Supplement to the Journal to be issued during June 2020

The Queenhithe Collection: Knives, Blades and Marks from the River Thames in the City of London, dating from the fourteenth to the seventeenth century.

Published in 2020 as a supplement to the Journal of the Antique Metalware Society, this comprehensive account of early knives results from the extensive collecting carried out on the Thames foreshore by Graham duHeaume from 1970 to 1986.  Such knives were often lost or thrown away if damaged and the river was used as a convenient dump for anything unwanted. The busy commercial activities of the Queenhithe Dock area doubtless added to the numbers of lost and discarded knives which form the basis of this collection.

This fully-illustrated catalogue contains some 860 examples and is a unique reference source for the collector, curator, historian and dealer. Most of the knives bear a cutler or bladesmith’s mark and these marks are extensively illustrated and accompanied by relevant makers’ names where known. Manufacturing techniques and resulting differences in construction are discussed, assisting the dating of knives in many instances.

The Queenhithe Collection is now in the ownership of the Worshipful Company of Cutlers and the Antique Metalware Society is grateful to the Worshipful Company for their co-operation in the publication of this catalogue.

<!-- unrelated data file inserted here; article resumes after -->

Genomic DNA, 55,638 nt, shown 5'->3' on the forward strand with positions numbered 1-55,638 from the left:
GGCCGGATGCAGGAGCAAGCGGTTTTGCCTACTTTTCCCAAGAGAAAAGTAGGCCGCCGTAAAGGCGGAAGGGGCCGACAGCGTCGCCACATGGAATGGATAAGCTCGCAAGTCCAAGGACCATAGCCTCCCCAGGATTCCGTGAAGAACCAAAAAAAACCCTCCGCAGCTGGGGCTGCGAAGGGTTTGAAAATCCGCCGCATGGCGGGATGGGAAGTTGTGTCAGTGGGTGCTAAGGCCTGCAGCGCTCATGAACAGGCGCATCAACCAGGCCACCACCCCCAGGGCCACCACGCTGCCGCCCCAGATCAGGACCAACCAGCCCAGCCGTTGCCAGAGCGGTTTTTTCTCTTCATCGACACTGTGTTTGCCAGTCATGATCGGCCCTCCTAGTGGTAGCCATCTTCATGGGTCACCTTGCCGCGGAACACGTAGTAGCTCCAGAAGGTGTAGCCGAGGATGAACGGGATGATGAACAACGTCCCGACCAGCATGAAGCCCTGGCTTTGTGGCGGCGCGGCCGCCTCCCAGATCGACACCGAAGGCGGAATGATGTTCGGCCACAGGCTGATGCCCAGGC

• Foreword by Richard Herbert, Chairman of the Collections Committee, Worshipful Company of Cutlers
  • Preface
  • Introduction to the Queenhithe Collection
  • Catalogue
    • Part 1: Knives
    • Part 2: Makers’ Marks
  • Glossary of Terms

Coming up in the AMS Journal – Summer 2020

Work on the next edition of the AMS Journal is now proceeding quickly and it is hoped that, once the Covid 19 restrictions are lifted, it will be published this summer.  Although the editor reserves the right to alter it, the following is a list of contents:

Articles (in alphabetical order by surname of author):

  • Engineers Brasswork: Industrial Folk Art of North-East England. By Peter Brears.
  • Brass Skimmers, Ladles and Slices of the late 17th and 18th centuries and their Makers’ marks. By Roderick and Valentine Butler and Christopher Green.
  • A Skillet Handle on a Fireback. By Jeremy Hodgkinson.
  • “Our Garters, Bellows and Warming Pans wore Godly Motto’s: English 17th century brass warming pan inscriptions.” By Malcolm Jones.
  • The Mermaid Railings and the Liverpool Sailors Home. By Stephen McKay.
  • Medieval eating knives in England. By Simon Moore.
  • Jean Demosthene Dugourc: A Life by Design. By Susan R. Kinsey.
  • English Cut Steel 1730-1840. By Angus Patterson.
  • A Celtic mirror from Holcombe, Devon. By Nicholas Riall.

Notes and Queries:

  • Some Medieval Spoons. By David Moulson.

Book Reviews:

  • The Art of the Door Knocker by Garry Scroop. By Diana Crawforth-Hitchins.
  • The Brass Eagle Lecterns of England. By Christopher Green and Roderick Butler.
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